• the broad implications of predicted changing fire regimes on the achievement of the Coastal IFOA’s objectives and outcomes options to mitigate risks.

The researchers found:

  • The 2019/20 fires impacted about 3.6 million hectares of forests across all tenures within the mapped Coastal IFOA region.
  • Around 60 percent of the total state forest and national park area within this region was burnt, almost half of which was subject to high or extreme fire severity.
  • Previous timber harvesting did not increase the fire extent or severity of the 2019/20 fires. However, there is potential for cumulative impacts in harvested landscapes that are subject to fire.
  • The 2019/20 fires mean now only 10 percent of forested areas are currently within their recommended fire frequency thresholds.
  • Half of state forest and national park area is now classified as ‘vulnerable’, meaning the 2019/20 fires effectively doubled the extent of vulnerable forested vegetation on these tenures.
  • Under the climate change scenario of hotter temperatures and little change in rainfall, of the 24 assessed threatened species, seven species are predicted to have their habitat reduced by over 75% by 2070.

The University of Wollongong report is available here.

The data used in the analysis is available on the NSW SEED portal.

Evaluation program

The proposed suite of evaluations will determine the effectiveness of the practices used in coastal native hardwood state forest in NSW.

Project: Compliance evaluation

To assess the effectiveness of Coastal IFOA conditions, it is important to know whether they are being implemented as intended. In particular, to understand if instances of non-compliance – either alleged or proven - are likely to have compromised the outcomes of any conditions or the ability to monitor their effectiveness.

The Commission has engaged Technical Forest Services to assess whether non-compliances are compromising the outcomes or ability to monitor the effectiveness of the Coastal IFOA conditions. This is one of four primary evaluation questions established under the Coastal IFOA monitoring program.

Dr. Peter Volker will lead the team from Technical Forest Services. He is a forest scientist with over 40 years of national and international professional experience. Peter has qualifications and experience in government regulations and compliance investigations. He has a strong technical and operational background, with a strong interest in sustainable forest management and integration of production and conservation in the landscape.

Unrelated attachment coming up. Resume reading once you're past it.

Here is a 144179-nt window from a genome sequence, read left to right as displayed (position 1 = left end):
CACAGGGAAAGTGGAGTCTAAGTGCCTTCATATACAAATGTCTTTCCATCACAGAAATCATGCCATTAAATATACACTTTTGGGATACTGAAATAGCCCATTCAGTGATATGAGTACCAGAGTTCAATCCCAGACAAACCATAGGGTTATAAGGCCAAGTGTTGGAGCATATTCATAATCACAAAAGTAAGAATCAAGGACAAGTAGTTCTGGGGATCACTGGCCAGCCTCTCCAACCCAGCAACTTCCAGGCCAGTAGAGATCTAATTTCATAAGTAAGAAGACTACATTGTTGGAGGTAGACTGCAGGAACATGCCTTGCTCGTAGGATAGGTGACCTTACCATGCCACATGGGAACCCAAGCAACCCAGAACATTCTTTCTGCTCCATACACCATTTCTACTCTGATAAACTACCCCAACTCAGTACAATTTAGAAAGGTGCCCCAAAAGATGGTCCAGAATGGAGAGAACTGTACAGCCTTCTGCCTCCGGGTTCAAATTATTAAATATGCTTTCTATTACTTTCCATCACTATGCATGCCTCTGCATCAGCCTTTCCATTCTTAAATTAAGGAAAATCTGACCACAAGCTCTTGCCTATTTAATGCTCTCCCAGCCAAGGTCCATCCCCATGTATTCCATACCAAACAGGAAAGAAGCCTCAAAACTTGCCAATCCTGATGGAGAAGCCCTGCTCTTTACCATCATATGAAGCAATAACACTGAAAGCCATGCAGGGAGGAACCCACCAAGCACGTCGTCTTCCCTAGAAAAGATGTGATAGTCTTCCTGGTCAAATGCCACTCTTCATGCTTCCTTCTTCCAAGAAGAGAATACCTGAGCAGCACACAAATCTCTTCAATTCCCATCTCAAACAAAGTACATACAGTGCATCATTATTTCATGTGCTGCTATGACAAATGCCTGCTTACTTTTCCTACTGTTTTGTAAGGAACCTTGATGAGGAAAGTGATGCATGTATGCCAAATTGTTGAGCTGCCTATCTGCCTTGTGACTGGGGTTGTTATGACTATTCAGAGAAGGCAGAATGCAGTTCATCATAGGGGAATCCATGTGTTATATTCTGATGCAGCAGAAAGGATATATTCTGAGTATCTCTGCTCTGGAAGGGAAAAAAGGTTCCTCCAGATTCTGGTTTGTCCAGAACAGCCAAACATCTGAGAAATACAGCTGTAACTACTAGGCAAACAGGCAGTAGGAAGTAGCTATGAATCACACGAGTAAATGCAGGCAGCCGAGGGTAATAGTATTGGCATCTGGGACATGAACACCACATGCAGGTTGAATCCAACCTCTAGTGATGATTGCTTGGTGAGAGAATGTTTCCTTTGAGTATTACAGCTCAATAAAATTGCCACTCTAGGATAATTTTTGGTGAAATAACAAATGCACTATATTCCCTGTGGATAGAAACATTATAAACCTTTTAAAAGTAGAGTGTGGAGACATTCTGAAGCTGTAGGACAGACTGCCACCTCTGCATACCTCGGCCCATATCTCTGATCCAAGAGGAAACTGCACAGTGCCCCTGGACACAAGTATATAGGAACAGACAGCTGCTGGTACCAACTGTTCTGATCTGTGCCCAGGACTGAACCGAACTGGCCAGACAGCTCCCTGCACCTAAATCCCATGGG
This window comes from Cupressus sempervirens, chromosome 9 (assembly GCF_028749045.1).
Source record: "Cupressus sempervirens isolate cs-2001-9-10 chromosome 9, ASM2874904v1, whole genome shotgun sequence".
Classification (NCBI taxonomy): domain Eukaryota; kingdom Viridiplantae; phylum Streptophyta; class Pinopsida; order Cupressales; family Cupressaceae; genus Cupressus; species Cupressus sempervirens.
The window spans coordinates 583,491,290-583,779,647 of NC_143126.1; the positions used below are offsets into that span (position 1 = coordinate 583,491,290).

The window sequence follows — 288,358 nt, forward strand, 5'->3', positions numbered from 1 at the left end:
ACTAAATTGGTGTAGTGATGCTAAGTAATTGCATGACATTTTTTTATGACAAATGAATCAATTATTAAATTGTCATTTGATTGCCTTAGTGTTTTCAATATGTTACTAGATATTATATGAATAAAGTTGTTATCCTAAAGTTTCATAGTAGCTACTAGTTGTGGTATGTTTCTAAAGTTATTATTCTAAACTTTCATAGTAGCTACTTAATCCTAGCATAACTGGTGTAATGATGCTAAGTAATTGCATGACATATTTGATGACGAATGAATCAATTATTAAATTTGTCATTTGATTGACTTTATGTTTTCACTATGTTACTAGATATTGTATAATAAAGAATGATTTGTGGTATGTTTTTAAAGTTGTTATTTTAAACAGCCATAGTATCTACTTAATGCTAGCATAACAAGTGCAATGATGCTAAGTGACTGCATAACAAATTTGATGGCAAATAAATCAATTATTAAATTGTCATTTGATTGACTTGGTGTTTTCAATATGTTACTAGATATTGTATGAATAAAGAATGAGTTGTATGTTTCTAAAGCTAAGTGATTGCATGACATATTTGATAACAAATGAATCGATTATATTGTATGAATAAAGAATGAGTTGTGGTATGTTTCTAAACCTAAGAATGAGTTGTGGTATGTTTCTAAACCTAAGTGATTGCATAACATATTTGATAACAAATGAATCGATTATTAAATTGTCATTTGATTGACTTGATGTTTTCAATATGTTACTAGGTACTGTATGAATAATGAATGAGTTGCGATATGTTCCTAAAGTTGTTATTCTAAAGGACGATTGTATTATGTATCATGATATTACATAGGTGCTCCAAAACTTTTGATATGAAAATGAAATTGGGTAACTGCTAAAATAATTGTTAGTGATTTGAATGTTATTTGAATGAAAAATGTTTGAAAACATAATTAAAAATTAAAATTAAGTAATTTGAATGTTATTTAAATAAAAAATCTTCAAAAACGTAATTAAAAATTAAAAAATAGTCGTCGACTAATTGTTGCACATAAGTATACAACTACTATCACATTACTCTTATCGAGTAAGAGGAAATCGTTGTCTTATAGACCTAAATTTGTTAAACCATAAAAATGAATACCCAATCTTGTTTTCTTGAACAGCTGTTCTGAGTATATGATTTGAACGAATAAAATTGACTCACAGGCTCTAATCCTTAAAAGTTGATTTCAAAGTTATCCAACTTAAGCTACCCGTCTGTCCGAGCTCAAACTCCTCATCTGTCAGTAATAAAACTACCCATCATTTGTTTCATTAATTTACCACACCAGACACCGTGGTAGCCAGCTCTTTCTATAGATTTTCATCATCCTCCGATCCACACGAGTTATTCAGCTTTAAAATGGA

The evaluation will begin in early 2023.

Project: Drainage feature crossings and roading

The program will adapt existing methods for assessing the effectiveness of road networks in forestry operations as, for example, outlined in Croke and Mockler (2001). This method uses remote imagery and surveys to assess the hydrological connectivity of the road and stream networks. Alluvium and the NSW Soil Conservation Services have been engaged to assist the Commission with this evaluation.

Project: Species and habitat survey and modelling conditions and practices

The program has engaged a team lead by Dr Sarah Munks, a leading ecologist and adjunct senior researcher at the University of Tasmania and Dr Phil Bell of Biodiversity Maintenance Australia. They will evaluate the effectiveness of species and habitat survey and modelling conditions and practices used in the Coastal IFOA. Specifically, this evaluation will determine the effectiveness of practices used in the coastal native hardwood state forest in NSW to identify and protect species and habitat of importance.

Project: Coastal IFOA koala browse tree review

The NSW Forest Monitoring Steering Committee with support from experts will review the Coastal IFOA koala browse tree list for the upper and lower north-east CIFOA subregion. This review is based on advice from our koala research report.

The Steering Committee will advise on whether to:

  • list ironbarks (particularly Eucalyptus paniculata and possibly E. siderophloia), flooded gum (E. grandis) and spotted gum (C. maculata) as secondary browse species
  • elevate small-fruited grey gum (E. propinqua) from a secondary to primary browse species.

The Steering Committee will also analyse the potential impacts to wood supply and other environmental risks of such adjustments to the Coastal IFOA koala browse tree list with advice from relevant agencies and experts.

This review will inform the NSW Government’s five yearly review of the Coastal IFOA.